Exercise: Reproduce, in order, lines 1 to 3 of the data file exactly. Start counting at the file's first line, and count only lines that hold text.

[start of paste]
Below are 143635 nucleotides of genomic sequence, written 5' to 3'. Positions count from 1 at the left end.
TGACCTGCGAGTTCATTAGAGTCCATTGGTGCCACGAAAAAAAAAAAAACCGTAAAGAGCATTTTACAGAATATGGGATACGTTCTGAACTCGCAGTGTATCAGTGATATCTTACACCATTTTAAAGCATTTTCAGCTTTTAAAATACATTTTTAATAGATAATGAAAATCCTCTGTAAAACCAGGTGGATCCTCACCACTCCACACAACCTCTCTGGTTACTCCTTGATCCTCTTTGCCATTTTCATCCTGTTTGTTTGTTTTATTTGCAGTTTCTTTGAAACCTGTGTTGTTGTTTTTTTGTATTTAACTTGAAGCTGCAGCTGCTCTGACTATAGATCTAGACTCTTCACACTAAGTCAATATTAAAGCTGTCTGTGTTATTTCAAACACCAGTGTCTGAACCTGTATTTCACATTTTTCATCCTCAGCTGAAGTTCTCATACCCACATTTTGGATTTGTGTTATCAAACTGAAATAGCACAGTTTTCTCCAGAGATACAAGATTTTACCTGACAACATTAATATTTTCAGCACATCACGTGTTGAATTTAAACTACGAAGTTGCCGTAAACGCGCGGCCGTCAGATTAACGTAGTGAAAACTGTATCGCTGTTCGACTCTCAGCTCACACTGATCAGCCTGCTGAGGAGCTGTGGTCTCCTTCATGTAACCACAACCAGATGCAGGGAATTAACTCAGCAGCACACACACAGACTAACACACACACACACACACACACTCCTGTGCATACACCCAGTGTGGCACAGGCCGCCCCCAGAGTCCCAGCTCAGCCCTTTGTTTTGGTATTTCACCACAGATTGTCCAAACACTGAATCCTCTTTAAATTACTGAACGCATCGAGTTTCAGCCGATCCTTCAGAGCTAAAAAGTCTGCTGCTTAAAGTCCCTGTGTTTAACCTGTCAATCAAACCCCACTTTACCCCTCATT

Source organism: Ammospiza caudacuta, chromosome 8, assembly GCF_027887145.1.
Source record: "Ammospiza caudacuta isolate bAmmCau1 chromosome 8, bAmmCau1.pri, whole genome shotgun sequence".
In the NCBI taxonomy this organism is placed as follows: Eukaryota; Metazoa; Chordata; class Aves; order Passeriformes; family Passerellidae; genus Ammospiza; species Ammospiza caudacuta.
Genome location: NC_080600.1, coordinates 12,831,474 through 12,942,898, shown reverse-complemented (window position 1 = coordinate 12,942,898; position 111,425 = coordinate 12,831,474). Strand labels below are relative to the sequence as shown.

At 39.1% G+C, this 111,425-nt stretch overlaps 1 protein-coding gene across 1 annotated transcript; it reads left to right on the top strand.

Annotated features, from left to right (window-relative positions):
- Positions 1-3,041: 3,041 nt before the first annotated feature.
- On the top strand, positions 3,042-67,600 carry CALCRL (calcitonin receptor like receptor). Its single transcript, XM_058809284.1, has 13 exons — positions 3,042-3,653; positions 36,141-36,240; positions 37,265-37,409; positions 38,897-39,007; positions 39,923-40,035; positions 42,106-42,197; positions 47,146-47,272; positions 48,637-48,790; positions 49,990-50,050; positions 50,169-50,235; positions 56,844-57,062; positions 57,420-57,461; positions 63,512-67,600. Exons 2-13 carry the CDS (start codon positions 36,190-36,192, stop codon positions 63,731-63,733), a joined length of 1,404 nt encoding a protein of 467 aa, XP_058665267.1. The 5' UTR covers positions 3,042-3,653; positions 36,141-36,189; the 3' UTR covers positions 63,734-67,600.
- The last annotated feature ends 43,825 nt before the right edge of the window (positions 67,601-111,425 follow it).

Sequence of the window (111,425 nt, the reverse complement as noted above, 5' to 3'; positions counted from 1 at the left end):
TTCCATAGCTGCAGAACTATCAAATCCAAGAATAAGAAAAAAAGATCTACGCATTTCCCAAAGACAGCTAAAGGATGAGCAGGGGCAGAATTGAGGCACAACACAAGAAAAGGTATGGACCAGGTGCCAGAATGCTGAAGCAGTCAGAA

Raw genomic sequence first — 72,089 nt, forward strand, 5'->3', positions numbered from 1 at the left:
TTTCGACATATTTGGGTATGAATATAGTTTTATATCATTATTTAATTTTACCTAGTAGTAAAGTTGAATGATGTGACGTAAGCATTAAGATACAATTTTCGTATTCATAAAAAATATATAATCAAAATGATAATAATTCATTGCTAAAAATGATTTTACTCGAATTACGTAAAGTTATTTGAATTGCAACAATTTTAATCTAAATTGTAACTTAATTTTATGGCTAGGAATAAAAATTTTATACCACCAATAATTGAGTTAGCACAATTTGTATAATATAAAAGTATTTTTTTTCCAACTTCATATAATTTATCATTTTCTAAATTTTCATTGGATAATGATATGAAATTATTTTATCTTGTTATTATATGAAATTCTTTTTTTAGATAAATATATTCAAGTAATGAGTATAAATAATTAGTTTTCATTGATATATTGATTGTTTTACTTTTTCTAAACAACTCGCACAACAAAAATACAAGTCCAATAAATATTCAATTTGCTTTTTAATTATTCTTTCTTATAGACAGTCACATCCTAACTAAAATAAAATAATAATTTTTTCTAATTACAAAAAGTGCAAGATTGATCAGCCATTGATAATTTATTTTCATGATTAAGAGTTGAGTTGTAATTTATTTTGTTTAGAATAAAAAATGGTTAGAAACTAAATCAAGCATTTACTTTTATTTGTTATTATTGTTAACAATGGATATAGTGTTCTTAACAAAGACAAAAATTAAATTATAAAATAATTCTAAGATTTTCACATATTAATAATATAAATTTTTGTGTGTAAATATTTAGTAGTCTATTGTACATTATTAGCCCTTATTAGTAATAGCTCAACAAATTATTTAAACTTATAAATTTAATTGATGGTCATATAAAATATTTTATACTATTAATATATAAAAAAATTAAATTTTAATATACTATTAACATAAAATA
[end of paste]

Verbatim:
Below are 143635 nucleotides of genomic sequence, written 5' to 3'. Positions count from 1 at the left end.
TGACCTGCGAGTTCATTAGAGTCCATTGGTGCCACGAAAAAAAAAAAAACCGTAAAGAGCATTTTACAGAATATGGGATACGTTCTGAACTCGCAGTGTATCAGTGATATCTTACACCATTTTAAAGCATTTTCAGCTTTTAAAATACATTTTTAATAGATAATGAAAATCCTCTGTAAAACCAGGTGGATCCTCACCACTCCACACAACCTCTCTGGTTACTCCTTGATCCTCTTTGCCATTTTCATCCTGTTTGTTTGTTTTATTTGCAGTTTCTTTGAAACCTGTGTTGTTGTTTTTTTGTATTTAACTTGAAGCTGCAGCTGCTCTGACTATAGATCTAGACTCTTCACACTAAGTCAATATTAAAGCTGTCTGTGTTATTTCAAACACCAGTGTCTGAACCTGTATTTCACATTTTTCATCCTCAGCTGAAGTTCTCATACCCACATTTTGGATTTGTGTTATCAAACTGAAATAGCACAGTTTTCTCCAGAGATACAAGATTTTACCTGACAACATTAATATTTTCAGCACATCACGTGTTGAATTTAAACTACGAAGTTGCCGTAAACGCGCGGCCGTCAGATTAACGTAGTGAAAACTGTATCGCTGTTCGACTCTCAGCTCACACTGATCAGCCTGCTGAGGAGCTGTGGTCTCCTTCATGTAACCACAACCAGATGCAGGGAATTAACTCAGCAGCACACACACAGACTAACACACACACACACACACACACTCCTGTGCATACACCCAGTGTGGCACAGGCCGCCCCCAGAGTCCCAGCTCAGCCCTTTGTTTTGGTATTTCACCACAGATTGTCCAAACACTGAATCCTCTTTAAATTACTGAACGCATCGAGTTTCAGCCGATCCTTCAGAGCTAAAAAGTCTGCTGCTTAAAGTCCCTGTGTTTAACCTGTCAATCAAACCCCACTTTACCCCTCATT

Source organism: Ammospiza caudacuta, chromosome 8, assembly GCF_027887145.1.